After months of criticizing city officials about the city’s water quality and a lack of response, commissioners officially addressed Boyd Corbin by placing the issue on the April 24 agenda.
Before the item was discussed, Corbin again criticized city officials about the water quality, including the alleged presence of a dangerous amount of chemical compounds. Commissioner Tom Green also criticized Corbin’s previous statements. “Sometimes, it really pushes my patience.”
According to a water test that Corbin paid a private lab to prepare, the city’s water, which comes from the Fiveash Regional Water Treatment Plant in Fort Lauderdale, has five times more Chloroform than the EPA allows, double the maximum contaminant level for Dichloroacetic Acid, and other high levels of substances, including Dichloroacedic Acid and Trichloroacedic Acid.
In an email from the Florida Department of Health, Corbin was informed that his water test was not acceptable because it did not have a valid chain of custody.
At the April 24 meeting, Corbin again criticized city officials.
“You shake it real good,” he said to Commissioner Scott Newton, referring to an earlier meeting where Newton held up a glass of water while stating no one on the commission was hiding anything. Newton responded: “No one on this commission has ever heard that we have bad water. Ever. If I knew there was bad water in this city, I’m telling you right now, everyone on this commission would be screaming and yelling.”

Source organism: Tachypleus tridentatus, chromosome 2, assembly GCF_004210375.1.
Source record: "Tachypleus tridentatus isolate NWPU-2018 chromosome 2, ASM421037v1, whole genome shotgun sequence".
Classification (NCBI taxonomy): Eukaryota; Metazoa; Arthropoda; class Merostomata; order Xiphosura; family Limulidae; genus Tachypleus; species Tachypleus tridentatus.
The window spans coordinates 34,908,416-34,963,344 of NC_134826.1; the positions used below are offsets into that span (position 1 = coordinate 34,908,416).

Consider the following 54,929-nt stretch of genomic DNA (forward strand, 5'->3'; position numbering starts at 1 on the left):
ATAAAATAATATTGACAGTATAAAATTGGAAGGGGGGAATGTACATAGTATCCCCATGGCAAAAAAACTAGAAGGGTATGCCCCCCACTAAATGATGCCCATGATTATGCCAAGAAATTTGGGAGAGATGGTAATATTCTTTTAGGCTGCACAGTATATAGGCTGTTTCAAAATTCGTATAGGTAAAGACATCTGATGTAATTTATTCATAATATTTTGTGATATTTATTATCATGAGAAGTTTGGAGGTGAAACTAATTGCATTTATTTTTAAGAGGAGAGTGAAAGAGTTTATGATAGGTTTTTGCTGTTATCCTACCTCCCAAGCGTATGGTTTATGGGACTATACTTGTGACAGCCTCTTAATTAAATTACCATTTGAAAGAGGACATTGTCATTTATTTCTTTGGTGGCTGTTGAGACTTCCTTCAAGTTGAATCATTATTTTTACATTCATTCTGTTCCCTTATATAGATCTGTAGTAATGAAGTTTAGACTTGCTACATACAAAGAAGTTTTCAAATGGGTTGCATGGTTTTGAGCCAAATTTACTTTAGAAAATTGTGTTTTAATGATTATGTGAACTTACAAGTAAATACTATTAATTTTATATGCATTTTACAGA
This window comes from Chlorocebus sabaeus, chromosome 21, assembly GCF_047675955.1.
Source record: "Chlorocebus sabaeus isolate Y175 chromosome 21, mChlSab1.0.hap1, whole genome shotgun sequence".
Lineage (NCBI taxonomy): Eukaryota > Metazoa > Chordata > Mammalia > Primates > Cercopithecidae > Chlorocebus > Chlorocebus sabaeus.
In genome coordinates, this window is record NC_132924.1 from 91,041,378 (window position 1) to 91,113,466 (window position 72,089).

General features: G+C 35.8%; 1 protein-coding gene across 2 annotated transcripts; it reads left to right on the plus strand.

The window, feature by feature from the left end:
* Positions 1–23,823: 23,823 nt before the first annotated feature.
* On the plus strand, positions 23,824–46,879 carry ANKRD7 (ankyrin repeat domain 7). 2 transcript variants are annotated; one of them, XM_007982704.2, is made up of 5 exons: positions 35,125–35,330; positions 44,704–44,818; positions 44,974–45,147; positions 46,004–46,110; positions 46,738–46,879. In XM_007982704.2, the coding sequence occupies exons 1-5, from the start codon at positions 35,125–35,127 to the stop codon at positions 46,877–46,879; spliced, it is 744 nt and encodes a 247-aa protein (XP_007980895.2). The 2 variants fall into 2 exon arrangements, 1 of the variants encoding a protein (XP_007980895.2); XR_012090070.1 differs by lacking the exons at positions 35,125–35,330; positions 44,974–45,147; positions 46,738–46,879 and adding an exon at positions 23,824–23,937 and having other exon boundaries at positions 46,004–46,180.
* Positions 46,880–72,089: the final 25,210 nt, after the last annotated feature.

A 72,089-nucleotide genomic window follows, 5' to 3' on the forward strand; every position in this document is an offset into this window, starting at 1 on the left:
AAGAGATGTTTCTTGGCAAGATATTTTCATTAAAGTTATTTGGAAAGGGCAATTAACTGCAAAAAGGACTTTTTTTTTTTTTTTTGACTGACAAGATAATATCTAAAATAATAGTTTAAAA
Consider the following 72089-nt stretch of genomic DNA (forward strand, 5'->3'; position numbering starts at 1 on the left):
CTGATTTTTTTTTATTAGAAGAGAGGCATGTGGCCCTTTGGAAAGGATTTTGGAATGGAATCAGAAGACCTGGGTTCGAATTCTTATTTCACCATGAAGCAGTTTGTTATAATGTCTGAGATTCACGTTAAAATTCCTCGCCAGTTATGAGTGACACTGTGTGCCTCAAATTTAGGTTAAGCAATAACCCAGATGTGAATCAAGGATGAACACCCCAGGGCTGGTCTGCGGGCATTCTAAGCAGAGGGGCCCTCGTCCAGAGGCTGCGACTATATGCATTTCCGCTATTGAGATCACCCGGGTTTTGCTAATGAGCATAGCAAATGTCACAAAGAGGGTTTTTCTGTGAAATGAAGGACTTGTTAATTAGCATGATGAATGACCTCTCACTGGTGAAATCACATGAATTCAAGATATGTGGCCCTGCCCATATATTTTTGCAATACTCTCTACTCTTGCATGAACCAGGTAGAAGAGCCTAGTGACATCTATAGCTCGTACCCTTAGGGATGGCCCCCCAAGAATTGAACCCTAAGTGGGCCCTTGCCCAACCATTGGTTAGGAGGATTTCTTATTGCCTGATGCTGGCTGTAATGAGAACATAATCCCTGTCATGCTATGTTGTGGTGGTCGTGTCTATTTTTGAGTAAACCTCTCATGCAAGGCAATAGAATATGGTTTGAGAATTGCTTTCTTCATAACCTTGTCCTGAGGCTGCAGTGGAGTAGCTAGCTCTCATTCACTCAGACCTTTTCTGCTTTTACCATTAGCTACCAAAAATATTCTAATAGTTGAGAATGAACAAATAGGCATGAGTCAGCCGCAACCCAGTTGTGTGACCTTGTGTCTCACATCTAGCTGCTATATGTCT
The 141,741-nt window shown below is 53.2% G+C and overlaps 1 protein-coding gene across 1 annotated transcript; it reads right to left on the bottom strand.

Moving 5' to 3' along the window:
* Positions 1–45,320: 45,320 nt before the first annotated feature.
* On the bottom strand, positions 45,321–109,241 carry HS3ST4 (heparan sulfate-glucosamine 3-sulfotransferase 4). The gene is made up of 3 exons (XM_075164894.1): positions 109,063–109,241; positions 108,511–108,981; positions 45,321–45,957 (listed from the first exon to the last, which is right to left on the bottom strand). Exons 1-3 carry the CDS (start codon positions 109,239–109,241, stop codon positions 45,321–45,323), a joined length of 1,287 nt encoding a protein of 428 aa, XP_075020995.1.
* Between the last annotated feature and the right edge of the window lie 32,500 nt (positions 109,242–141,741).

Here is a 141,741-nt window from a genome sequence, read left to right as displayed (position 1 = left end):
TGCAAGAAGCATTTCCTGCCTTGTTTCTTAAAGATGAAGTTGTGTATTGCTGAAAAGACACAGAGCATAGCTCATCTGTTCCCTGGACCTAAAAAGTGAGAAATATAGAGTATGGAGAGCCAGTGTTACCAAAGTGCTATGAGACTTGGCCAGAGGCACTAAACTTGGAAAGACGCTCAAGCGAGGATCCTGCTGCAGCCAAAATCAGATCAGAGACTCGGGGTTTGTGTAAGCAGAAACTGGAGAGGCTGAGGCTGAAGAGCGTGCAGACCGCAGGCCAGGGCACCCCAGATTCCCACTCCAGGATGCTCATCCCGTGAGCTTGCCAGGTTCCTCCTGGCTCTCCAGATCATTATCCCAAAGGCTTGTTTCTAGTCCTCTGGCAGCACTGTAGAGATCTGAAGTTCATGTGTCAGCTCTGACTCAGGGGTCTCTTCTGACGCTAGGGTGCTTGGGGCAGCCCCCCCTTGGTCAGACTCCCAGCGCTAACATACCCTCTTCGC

Also on April 24, David Archacki, director of Emergency Management and the Utilities departments, and City Manager Leigh Ann Henderson talked about the current testing and chlorination issues.
According to Archacki, water from 19 different locations is tested. Henderson said it is tested by certified labs in four categories:
Microbiological, disinfectants, lead and copper, and organics. Archacki said that the number of weeks needed to put chlorine into the water system was extended from two to five so that the chlorine could be given “more time to filter into the system.” Otherwise, said Archacki, a lot more water would have to be wasted because a shorter chlorination time means hydrants have to be flushed. The subsequent flooding of water has also resulted in some damage to residential lawns which had to be compensated for with tax dollars.
“We take it very seriously,” said Mayor Gary Resnick about water quality.
Officials did acknowledge the color of the water, which is green in some homes. “The color is not wonderful. But it’s not harmful,” said Green.